Joints are the areas where two or more bones meet. Most joints are mobile, allowing the bones to move. Joints consist of the following:
Cartilage – at the joint, the bones are covered with cartilage (a connective tissue), which is made up of cells and fibers and is wear-resistant. Cartilage helps reduce the friction of movement.
Synovial membrane – a tissue called the synovial membrane lines the joint and seals it into a joint capsule. The synovial membrane secretes synovial fluid (a clear, sticky fluid) around the joint to lubricate it.
Ligaments – strong ligaments (tough, elastic bands of connective tissue) surround the joint to give support and limit the joint’s movement.
Tendons – tendons (another type of tough connective tissue) on each side of a joint attach to muscles that control movement of the joint.
Bursas – fluid-filled sacs, called bursas, between bones, ligaments, or other adjacent structures help cushion the friction in a joint.
Synovial fluid – a clear, sticky fluid secreted by the synovial membrane.
Joint Pain Associated with Arthritis
Arthritis Joint Pain (http://www.arthritis-joint-pain.info/) – The word arthritis literally means joint inflammation, but it is often used to refer to a group of more than 100 rheumatic diseases that can cause joint pain, stiffness, and swelling in the joints. These diseases may affect not only the joints but also other parts of the body, including important supporting structures such as muscles, bones, tendons, and ligaments. Two of the most common forms of arthritis are osteoarthritis and rheumatoid arthritis (http://www.synotrex.com/rheumatoid-arthritis.html).
Most forms of arthritis are associated with joint pain that can be divided into two general categories: acute and chronic. Acute pain is temporary, lasting a few seconds or longer. Chronic pain, such as that seen in people with osteoarthritis and rheumatoid arthritis, ranges from mild to severe and can last weeks, months, and years to a lifetime. More than 40 million Americans are affected by some form of arthritis, and many have chronic joint pain that limits daily activity. Osteoarthritis is by far the most common form of arthritis, affecting over 20 million Americans, while rheumatoid arthritis, which affects about 2.1 million Americans, is the most disabling form of the disease.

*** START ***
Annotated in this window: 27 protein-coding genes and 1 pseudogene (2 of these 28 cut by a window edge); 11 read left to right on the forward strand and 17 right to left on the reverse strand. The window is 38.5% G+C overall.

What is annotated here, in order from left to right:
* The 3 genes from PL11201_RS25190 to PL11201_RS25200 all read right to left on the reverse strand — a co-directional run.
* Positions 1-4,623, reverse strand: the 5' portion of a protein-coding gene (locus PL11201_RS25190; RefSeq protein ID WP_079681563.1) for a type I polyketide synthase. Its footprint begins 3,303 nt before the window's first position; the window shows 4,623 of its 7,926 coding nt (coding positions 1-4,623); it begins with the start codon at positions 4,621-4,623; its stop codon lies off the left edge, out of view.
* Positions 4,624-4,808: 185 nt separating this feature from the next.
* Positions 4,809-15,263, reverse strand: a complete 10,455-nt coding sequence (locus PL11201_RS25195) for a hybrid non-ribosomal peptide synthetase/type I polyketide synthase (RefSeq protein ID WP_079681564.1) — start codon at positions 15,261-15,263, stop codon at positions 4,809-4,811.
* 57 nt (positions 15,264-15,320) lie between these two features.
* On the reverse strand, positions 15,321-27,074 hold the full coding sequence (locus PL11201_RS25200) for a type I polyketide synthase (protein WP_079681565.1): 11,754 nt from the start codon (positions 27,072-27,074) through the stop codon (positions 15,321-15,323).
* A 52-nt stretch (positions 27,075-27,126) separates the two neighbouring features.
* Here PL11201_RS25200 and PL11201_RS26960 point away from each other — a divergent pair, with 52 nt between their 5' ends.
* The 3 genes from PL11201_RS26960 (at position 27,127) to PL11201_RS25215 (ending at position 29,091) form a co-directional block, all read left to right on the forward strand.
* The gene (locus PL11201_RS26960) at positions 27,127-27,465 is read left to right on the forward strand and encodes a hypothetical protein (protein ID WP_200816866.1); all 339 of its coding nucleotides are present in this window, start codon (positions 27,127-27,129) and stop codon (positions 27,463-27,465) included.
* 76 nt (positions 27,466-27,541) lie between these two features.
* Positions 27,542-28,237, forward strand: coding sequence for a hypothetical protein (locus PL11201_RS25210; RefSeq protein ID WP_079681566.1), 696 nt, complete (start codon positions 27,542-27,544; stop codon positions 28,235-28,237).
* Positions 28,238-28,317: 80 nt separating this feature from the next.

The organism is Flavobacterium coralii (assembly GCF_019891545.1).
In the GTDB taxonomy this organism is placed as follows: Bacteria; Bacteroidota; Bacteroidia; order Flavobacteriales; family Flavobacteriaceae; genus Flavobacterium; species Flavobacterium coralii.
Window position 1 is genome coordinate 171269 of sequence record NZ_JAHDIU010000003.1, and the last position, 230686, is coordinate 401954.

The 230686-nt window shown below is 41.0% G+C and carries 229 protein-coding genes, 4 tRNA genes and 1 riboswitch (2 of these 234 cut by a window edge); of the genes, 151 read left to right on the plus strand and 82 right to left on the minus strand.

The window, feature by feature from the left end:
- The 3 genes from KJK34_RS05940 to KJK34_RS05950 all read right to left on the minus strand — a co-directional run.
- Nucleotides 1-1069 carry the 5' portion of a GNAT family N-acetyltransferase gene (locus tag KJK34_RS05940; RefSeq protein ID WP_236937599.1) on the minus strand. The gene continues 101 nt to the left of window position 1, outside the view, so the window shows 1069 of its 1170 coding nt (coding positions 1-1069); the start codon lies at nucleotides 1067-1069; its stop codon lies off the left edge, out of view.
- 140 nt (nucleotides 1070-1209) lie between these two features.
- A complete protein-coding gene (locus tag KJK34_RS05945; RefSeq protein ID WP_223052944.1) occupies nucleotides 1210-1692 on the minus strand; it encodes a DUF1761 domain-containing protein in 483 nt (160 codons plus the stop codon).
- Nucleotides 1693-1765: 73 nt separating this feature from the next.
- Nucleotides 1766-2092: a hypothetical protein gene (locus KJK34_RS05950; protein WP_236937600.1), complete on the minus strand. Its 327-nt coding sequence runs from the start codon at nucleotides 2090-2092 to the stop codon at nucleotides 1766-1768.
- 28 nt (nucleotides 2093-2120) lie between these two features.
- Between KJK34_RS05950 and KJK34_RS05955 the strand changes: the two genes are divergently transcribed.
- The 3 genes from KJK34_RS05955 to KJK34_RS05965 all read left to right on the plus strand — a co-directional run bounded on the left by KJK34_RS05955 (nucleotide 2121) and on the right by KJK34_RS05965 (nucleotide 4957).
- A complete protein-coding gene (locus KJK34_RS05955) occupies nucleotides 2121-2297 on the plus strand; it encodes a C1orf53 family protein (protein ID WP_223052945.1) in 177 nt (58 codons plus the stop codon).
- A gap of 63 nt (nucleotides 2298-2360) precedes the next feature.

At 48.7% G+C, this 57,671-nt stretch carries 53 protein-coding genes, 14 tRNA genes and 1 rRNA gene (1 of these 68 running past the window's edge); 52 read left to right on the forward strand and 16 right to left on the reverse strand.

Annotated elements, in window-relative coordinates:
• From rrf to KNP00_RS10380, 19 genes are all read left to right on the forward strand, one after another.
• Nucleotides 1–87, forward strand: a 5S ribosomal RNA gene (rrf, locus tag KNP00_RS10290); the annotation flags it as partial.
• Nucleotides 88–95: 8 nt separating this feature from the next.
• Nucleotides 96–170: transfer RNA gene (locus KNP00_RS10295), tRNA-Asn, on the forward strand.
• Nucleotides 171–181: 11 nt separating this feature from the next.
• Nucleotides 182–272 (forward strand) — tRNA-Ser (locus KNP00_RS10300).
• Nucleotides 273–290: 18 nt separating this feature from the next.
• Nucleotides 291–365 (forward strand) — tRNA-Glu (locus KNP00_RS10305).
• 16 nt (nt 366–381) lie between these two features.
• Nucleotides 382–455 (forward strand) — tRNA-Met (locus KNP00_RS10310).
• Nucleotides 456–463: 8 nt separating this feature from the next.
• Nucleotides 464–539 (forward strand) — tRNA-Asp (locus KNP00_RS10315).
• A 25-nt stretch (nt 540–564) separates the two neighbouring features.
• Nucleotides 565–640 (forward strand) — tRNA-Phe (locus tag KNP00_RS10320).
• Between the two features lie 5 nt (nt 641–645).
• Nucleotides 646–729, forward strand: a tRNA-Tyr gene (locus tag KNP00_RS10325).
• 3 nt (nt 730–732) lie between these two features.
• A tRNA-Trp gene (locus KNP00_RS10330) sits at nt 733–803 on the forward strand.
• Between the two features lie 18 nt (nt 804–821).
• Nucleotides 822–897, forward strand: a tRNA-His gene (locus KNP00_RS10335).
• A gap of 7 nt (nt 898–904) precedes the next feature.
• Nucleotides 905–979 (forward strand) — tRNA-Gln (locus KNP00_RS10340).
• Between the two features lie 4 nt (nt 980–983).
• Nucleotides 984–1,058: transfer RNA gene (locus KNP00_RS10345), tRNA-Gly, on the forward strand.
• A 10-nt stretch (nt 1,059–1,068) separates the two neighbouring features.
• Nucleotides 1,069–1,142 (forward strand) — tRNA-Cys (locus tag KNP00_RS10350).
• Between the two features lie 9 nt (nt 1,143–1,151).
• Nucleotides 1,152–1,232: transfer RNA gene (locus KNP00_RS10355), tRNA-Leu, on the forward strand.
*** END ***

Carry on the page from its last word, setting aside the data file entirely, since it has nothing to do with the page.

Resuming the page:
What Causes Joint Pain?
The joint pain (http://www.synotrex.com/) associated with arthritis may come from different sources. These may include inflammation of the synovial membrane (tissue that lines the joints), the tendons, or the ligaments; muscle strain; and fatigue. A combination of these factors contributes to the intensity of the joint pain.
Arthritic joint pain varies greatly from person to person. Factors that contribute to the joint pain include swelling within the joint, the amount of heat or redness present, or damage that has occurred within the joint. In addition, activities affect joint pain differently so that some patients note joint pain after first getting out of bed in the morning, whereas others develop joint pain after prolonged use of the joint. Find detailed information on Joints and Joint Pain Products (http://www.synotrex.com/joint-pain-products.html).
What is Cartilage?
Cartilage is the key to healthy joints. Cartilage is the spongy tissue that cushions the ends of the bones within the joints. Although cartilage is composed of 65 to 80 percent water, there are three other important components that make up the rest of cartilage tissue: collagen, proteoglycans, and chondrocytes.
Collagen: a fibrous protein. Collagen is also the building block of skin, tendon, bone, and other connective tissues.
Proteoglycans: a combination of proteins and sugars. Strands of proteoglycans and collagen weave together and form a mesh-like tissue. This allows cartilage to flex and absorb physical shock.
Chondrocytes: cells that are found all through the cartilage. They mainly help cartilage stay healthy and grow. Sometimes, however, they release substances called enzymes that destroy collagen and other proteins. Researchers are trying to learn more about chondrocytes.